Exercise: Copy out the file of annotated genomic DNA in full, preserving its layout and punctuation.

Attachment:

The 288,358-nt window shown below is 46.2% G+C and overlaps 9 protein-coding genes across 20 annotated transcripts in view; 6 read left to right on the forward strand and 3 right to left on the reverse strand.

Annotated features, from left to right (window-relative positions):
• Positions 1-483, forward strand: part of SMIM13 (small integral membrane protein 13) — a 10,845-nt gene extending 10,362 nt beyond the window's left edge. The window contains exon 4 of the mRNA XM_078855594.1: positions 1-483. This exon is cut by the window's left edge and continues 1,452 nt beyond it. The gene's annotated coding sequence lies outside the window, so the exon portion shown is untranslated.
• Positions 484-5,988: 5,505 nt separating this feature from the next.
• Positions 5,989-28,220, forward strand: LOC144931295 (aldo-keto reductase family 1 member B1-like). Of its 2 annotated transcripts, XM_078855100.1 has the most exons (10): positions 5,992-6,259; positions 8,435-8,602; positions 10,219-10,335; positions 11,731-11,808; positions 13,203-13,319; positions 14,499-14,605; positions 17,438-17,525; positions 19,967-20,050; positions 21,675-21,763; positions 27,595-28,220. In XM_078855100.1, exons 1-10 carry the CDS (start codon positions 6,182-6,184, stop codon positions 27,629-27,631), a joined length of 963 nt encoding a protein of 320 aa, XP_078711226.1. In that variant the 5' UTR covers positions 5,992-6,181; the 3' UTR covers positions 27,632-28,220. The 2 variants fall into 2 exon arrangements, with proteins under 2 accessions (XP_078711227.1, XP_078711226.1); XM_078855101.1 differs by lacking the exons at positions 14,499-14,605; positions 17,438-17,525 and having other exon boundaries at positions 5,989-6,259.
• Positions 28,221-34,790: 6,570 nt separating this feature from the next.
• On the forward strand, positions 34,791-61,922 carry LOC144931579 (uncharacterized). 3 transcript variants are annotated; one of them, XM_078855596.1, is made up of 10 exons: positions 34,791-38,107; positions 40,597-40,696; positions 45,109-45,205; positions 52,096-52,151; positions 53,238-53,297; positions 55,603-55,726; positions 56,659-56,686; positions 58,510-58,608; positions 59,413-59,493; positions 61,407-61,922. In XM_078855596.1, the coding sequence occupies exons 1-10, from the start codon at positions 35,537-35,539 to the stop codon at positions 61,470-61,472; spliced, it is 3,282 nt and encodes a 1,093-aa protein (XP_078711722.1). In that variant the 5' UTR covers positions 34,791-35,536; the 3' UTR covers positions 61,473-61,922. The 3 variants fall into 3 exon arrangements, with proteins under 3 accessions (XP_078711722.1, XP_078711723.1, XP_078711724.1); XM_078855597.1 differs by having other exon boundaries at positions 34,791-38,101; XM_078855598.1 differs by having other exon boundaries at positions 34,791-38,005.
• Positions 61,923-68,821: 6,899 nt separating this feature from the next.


The 288,358-nt window shown below is 46.2% G+C and overlaps 9 protein-coding genes across 20 annotated transcripts in view; 6 read left to right on the forward strand and 3 right to left on the reverse strand.

Annotated features, from left to right (window-relative positions):
• Positions 1-483, forward strand: part of SMIM13 (small integral membrane protein 13) — a 10,845-nt gene extending 10,362 nt beyond the window's left edge. The window contains exon 4 of the mRNA XM_078855594.1: positions 1-483. This exon is cut by the window's left edge and continues 1,452 nt beyond it. The gene's annotated coding sequence lies outside the window, so the exon portion shown is untranslated.
• Positions 484-5,988: 5,505 nt separating this feature from the next.
• Positions 5,989-28,220, forward strand: LOC144931295 (aldo-keto reductase family 1 member B1-like). Of its 2 annotated transcripts, XM_078855100.1 has the most exons (10): positions 5,992-6,259; positions 8,435-8,602; positions 10,219-10,335; positions 11,731-11,808; positions 13,203-13,319; positions 14,499-14,605; positions 17,438-17,525; positions 19,967-20,050; positions 21,675-21,763; positions 27,595-28,220. In XM_078855100.1, exons 1-10 carry the CDS (start codon positions 6,182-6,184, stop codon positions 27,629-27,631), a joined length of 963 nt encoding a protein of 320 aa, XP_078711226.1. In that variant the 5' UTR covers positions 5,992-6,181; the 3' UTR covers positions 27,632-28,220. The 2 variants fall into 2 exon arrangements, with proteins under 2 accessions (XP_078711227.1, XP_078711226.1); XM_078855101.1 differs by lacking the exons at positions 14,499-14,605; positions 17,438-17,525 and having other exon boundaries at positions 5,989-6,259.
• Positions 28,221-34,790: 6,570 nt separating this feature from the next.
• On the forward strand, positions 34,791-61,922 carry LOC144931579 (uncharacterized). 3 transcript variants are annotated; one of them, XM_078855596.1, is made up of 10 exons: positions 34,791-38,107; positions 40,597-40,696; positions 45,109-45,205; positions 52,096-52,151; positions 53,238-53,297; positions 55,603-55,726; positions 56,659-56,686; positions 58,510-58,608; positions 59,413-59,493; positions 61,407-61,922. In XM_078855596.1, the coding sequence occupies exons 1-10, from the start codon at positions 35,537-35,539 to the stop codon at positions 61,470-61,472; spliced, it is 3,282 nt and encodes a 1,093-aa protein (XP_078711722.1). In that variant the 5' UTR covers positions 34,791-35,536; the 3' UTR covers positions 61,473-61,922. The 3 variants fall into 3 exon arrangements, with proteins under 3 accessions (XP_078711722.1, XP_078711723.1, XP_078711724.1); XM_078855597.1 differs by having other exon boundaries at positions 34,791-38,101; XM_078855598.1 differs by having other exon boundaries at positions 34,791-38,005.
• Positions 61,923-68,821: 6,899 nt separating this feature from the next.